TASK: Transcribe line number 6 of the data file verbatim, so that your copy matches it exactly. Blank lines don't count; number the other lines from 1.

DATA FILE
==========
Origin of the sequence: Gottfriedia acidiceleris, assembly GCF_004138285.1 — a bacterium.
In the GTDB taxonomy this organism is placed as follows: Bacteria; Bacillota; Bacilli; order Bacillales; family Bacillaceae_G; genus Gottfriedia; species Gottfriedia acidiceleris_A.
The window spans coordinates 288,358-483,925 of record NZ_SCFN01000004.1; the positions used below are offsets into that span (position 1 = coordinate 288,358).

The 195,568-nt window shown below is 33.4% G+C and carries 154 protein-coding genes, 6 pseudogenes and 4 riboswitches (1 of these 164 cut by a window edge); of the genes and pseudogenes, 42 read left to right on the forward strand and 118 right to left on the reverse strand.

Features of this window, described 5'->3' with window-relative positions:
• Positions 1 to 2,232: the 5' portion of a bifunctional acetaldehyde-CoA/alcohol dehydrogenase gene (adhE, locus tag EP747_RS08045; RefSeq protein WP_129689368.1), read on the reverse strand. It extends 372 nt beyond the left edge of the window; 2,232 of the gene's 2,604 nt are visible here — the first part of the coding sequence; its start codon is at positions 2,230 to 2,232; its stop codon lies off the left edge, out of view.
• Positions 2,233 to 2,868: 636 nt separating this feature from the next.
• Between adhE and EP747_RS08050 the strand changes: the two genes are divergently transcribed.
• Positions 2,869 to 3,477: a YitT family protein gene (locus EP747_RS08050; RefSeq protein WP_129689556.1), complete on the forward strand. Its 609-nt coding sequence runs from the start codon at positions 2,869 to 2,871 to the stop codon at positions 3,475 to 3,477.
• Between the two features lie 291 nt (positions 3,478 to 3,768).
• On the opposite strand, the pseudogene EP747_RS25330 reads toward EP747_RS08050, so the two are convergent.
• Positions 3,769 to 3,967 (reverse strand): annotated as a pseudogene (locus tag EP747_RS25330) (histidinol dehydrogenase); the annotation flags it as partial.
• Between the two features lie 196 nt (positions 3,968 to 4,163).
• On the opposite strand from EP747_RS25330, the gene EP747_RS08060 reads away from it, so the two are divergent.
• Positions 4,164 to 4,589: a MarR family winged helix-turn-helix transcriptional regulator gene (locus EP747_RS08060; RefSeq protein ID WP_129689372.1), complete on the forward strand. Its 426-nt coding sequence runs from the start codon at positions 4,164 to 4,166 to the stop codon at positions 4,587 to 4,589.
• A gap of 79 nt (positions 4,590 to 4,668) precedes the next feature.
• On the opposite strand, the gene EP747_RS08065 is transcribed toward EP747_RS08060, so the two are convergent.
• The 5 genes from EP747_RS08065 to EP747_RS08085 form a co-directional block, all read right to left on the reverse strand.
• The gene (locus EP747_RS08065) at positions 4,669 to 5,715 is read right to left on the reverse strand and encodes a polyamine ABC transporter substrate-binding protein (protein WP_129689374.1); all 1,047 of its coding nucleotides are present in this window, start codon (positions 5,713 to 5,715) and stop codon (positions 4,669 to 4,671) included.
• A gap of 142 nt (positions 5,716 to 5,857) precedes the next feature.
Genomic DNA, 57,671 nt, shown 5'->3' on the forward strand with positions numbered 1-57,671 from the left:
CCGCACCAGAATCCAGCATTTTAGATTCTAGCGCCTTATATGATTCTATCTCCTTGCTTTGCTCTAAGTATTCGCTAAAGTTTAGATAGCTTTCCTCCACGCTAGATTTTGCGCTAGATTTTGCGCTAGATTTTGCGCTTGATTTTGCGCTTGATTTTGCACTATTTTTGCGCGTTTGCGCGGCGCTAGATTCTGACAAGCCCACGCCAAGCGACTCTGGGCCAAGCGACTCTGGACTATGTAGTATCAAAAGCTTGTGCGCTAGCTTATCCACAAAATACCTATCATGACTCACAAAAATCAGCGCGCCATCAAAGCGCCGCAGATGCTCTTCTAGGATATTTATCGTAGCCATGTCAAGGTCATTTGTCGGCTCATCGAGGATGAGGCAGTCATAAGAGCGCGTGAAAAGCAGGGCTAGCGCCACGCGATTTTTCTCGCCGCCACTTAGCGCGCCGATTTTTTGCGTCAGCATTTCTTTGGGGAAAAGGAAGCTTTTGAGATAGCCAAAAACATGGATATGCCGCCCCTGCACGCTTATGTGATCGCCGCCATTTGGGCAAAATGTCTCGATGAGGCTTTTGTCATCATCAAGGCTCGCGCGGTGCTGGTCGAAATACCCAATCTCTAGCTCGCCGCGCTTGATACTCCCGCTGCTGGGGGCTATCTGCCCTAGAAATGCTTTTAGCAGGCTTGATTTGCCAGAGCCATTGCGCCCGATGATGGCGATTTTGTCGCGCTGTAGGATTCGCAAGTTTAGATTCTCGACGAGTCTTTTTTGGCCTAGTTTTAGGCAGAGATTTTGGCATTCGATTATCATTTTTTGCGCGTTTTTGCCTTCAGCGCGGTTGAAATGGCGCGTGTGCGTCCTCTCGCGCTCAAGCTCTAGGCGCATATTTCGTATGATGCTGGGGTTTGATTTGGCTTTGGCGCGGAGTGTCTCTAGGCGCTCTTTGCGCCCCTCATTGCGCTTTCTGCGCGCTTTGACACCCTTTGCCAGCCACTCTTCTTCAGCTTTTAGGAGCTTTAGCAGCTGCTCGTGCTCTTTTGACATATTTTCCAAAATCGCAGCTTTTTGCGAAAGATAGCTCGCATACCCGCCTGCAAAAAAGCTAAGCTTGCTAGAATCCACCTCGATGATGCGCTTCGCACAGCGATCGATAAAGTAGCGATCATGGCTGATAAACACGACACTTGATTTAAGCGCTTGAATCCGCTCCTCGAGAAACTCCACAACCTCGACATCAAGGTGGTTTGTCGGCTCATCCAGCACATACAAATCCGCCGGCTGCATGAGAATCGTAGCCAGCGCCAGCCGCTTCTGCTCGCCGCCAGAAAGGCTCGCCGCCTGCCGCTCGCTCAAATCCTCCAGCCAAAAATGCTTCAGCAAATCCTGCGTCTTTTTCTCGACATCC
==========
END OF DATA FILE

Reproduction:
• Positions 1 to 2,232: the 5' portion of a bifunctional acetaldehyde-CoA/alcohol dehydrogenase gene (adhE, locus tag EP747_RS08045; RefSeq protein WP_129689368.1), read on the reverse strand. It extends 372 nt beyond the left edge of the window; 2,232 of the gene's 2,604 nt are visible here — the first part of the coding sequence; its start codon is at positions 2,230 to 2,232; its stop codon lies off the left edge, out of view.